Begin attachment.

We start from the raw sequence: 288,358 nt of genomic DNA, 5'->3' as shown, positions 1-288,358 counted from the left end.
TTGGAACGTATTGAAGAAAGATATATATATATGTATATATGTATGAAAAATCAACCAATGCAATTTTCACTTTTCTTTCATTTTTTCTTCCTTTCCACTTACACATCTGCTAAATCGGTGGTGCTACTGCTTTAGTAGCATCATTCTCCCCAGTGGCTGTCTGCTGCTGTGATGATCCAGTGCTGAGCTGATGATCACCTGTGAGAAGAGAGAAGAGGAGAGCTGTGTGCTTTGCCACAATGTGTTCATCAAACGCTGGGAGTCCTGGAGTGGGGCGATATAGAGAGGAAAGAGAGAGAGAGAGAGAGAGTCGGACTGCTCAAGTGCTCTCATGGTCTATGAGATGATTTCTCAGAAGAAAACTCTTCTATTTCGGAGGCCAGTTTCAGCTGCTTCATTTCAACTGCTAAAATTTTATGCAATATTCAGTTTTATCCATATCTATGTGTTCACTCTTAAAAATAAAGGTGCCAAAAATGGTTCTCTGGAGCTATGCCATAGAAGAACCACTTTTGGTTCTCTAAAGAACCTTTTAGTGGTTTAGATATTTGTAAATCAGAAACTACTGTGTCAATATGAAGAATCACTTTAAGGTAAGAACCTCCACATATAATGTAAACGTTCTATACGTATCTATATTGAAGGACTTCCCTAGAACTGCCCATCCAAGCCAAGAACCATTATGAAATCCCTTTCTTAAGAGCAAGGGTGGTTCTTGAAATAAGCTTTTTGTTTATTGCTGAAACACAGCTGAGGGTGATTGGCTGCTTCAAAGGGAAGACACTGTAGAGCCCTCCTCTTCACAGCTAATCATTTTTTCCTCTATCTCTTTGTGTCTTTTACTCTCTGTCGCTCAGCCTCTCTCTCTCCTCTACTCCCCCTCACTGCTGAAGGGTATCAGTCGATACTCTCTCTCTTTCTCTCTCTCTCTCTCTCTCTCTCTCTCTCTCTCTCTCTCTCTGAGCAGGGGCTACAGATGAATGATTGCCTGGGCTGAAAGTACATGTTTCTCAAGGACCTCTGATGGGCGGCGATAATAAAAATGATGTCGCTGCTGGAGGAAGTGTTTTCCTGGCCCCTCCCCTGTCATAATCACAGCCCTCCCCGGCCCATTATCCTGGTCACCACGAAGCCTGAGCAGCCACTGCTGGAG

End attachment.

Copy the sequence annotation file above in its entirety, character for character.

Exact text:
We start from the raw sequence: 288,358 nt of genomic DNA, 5'->3' as shown, positions 1-288,358 counted from the left end.
TTGGAACGTATTGAAGAAAGATATATATATATGTATATATGTATGAAAAATCAACCAATGCAATTTTCACTTTTCTTTCATTTTTTCTTCCTTTCCACTTACACATCTGCTAAATCGGTGGTGCTACTGCTTTAGTAGCATCATTCTCCCCAGTGGCTGTCTGCTGCTGTGATGATCCAGTGCTGAGCTGATGATCACCTGTGAGAAGAGAGAAGAGGAGAGCTGTGTGCTTTGCCACAATGTGTTCATCAAACGCTGGGAGTCCTGGAGTGGGGCGATATAGAGAGGAAAGAGAGAGAGAGAGAGAGAGTCGGACTGCTCAAGTGCTCTCATGGTCTATGAGATGATTTCTCAGAAGAAAACTCTTCTATTTCGGAGGCCAGTTTCAGCTGCTTCATTTCAACTGCTAAAATTTTATGCAATATTCAGTTTTATCCATATCTATGTGTTCACTCTTAAAAATAAAGGTGCCAAAAATGGTTCTCTGGAGCTATGCCATAGAAGAACCACTTTTGGTTCTCTAAAGAACCTTTTAGTGGTTTAGATATTTGTAAATCAGAAACTACTGTGTCAATATGAAGAATCACTTTAAGGTAAGAACCTCCACATATAATGTAAACGTTCTATACGTATCTATATTGAAGGACTTCCCTAGAACTGCCCATCCAAGCCAAGAACCATTATGAAATCCCTTTCTTAAGAGCAAGGGTGGTTCTTGAAATAAGCTTTTTGTTTATTGCTGAAACACAGCTGAGGGTGATTGGCTGCTTCAAAGGGAAGACACTGTAGAGCCCTCCTCTTCACAGCTAATCATTTTTTCCTCTATCTCTTTGTGTCTTTTACTCTCTGTCGCTCAGCCTCTCTCTCTCCTCTACTCCCCCTCACTGCTGAAGGGTATCAGTCGATACTCTCTCTCTTTCTCTCTCTCTCTCTCTCTCTCTCTCTCTCTCTCTCTCTCTCTGAGCAGGGGCTACAGATGAATGATTGCCTGGGCTGAAAGTACATGTTTCTCAAGGACCTCTGATGGGCGGCGATAATAAAAATGATGTCGCTGCTGGAGGAAGTGTTTTCCTGGCCCCTCCCCTGTCATAATCACAGCCCTCCCCGGCCCATTATCCTGGTCACCACGAAGCCTGAGCAGCCACTGCTGGAG